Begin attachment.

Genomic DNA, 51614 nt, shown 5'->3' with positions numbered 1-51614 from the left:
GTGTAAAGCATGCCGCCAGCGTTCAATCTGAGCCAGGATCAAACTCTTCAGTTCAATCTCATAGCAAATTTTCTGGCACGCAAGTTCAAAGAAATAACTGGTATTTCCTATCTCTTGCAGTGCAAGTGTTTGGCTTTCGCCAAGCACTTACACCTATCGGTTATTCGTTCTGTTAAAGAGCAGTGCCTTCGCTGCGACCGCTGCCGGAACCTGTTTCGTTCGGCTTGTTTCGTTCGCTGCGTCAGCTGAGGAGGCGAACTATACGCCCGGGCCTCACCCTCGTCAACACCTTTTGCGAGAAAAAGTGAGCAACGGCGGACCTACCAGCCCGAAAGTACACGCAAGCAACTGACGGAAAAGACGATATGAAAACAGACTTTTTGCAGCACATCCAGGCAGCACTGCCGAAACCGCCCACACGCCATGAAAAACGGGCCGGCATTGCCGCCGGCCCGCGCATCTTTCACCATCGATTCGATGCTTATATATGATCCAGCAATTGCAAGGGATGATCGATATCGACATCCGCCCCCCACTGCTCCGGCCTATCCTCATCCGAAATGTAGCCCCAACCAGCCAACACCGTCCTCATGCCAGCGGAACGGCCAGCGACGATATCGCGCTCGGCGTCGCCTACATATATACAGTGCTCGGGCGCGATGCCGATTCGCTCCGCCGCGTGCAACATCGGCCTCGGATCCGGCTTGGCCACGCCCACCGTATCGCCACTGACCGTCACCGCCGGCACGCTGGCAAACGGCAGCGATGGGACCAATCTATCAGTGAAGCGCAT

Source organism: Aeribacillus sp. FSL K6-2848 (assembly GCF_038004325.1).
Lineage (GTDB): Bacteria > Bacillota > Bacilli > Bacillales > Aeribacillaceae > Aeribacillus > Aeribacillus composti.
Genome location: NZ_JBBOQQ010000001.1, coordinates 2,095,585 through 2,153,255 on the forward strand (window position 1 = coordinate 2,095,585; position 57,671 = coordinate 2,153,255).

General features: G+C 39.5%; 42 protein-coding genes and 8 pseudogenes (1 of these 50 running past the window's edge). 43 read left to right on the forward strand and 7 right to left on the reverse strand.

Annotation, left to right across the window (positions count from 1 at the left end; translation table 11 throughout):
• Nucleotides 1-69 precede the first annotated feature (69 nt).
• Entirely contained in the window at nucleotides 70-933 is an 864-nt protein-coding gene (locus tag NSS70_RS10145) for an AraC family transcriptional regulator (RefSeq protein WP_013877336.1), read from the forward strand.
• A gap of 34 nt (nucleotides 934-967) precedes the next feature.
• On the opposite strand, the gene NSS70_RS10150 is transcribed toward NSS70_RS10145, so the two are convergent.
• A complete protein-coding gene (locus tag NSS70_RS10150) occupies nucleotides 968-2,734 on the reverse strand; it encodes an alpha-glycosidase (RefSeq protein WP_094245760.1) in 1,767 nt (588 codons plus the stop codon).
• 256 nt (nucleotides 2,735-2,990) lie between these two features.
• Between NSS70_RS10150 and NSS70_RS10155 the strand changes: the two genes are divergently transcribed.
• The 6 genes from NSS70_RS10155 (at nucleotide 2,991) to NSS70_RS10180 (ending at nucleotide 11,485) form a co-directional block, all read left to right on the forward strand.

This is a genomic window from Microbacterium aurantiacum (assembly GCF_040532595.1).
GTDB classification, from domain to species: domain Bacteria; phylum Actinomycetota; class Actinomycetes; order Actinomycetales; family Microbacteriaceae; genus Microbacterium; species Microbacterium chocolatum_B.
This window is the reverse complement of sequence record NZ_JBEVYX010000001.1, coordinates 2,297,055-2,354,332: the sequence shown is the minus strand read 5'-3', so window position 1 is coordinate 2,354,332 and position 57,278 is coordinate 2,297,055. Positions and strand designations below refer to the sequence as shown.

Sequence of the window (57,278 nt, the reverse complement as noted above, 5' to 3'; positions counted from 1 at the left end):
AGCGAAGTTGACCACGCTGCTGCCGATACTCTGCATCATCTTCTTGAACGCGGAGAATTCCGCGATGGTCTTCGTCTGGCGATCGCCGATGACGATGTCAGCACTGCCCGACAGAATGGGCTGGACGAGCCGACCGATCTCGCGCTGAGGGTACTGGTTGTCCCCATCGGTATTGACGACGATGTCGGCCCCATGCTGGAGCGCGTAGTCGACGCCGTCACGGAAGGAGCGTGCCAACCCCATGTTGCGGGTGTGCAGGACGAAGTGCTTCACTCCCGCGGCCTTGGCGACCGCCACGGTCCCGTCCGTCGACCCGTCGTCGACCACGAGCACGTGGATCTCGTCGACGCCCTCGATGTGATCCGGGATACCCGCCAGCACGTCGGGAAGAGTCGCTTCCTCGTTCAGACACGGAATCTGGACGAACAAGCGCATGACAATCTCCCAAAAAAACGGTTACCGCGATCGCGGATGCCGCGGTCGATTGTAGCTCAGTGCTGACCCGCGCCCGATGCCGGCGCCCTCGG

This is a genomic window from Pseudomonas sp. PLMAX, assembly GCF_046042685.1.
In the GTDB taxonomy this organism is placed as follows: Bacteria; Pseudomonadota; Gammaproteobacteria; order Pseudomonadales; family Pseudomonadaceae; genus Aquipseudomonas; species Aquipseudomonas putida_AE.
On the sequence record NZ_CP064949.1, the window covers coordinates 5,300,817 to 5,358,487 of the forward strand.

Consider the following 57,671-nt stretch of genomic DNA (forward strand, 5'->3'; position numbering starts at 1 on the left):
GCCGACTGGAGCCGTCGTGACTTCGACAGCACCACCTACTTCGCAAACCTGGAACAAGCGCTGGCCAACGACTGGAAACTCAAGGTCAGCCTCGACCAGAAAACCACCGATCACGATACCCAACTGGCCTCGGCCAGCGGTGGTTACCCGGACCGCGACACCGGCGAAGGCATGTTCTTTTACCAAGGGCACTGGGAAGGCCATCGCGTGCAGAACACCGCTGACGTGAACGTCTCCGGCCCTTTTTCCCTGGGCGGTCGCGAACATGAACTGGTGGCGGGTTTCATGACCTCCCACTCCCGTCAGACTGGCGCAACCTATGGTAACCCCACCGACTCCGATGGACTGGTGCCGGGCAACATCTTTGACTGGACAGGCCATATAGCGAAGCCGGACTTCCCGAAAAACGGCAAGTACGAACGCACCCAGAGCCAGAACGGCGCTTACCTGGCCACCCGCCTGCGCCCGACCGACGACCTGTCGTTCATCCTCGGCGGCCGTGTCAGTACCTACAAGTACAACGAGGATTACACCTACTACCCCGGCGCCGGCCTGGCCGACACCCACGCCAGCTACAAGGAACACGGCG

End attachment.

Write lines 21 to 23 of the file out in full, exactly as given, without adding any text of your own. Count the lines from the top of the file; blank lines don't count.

This is a genomic window from Pseudomonas sp. PLMAX, assembly GCF_046042685.1.
In the GTDB taxonomy this organism is placed as follows: Bacteria; Pseudomonadota; Gammaproteobacteria; order Pseudomonadales; family Pseudomonadaceae; genus Aquipseudomonas; species Aquipseudomonas putida_AE.
On the sequence record NZ_CP064949.1, the window covers coordinates 5,300,817 to 5,358,487 of the forward strand.